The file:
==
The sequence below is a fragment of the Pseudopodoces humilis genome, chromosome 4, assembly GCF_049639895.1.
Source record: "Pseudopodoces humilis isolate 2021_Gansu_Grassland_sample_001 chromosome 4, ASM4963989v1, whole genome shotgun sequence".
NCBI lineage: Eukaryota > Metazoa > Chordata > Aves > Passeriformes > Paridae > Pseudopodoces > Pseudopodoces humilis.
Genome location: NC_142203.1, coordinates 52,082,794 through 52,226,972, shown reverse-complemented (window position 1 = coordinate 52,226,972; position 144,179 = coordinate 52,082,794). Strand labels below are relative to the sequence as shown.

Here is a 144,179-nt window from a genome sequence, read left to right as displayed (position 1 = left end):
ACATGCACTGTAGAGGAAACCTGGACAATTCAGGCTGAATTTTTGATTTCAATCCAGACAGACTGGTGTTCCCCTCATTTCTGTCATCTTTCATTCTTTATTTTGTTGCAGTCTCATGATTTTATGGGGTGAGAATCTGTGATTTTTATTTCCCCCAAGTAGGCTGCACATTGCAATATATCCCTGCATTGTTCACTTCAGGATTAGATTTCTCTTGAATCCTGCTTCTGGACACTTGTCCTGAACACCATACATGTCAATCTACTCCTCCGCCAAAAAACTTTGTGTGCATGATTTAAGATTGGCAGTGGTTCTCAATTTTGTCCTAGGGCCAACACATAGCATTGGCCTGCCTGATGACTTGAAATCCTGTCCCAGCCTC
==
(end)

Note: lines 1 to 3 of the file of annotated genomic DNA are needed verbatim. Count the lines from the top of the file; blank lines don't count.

The sequence below is a fragment of the Pseudopodoces humilis genome, chromosome 4, assembly GCF_049639895.1.
Source record: "Pseudopodoces humilis isolate 2021_Gansu_Grassland_sample_001 chromosome 4, ASM4963989v1, whole genome shotgun sequence".
NCBI lineage: Eukaryota > Metazoa > Chordata > Aves > Passeriformes > Paridae > Pseudopodoces > Pseudopodoces humilis.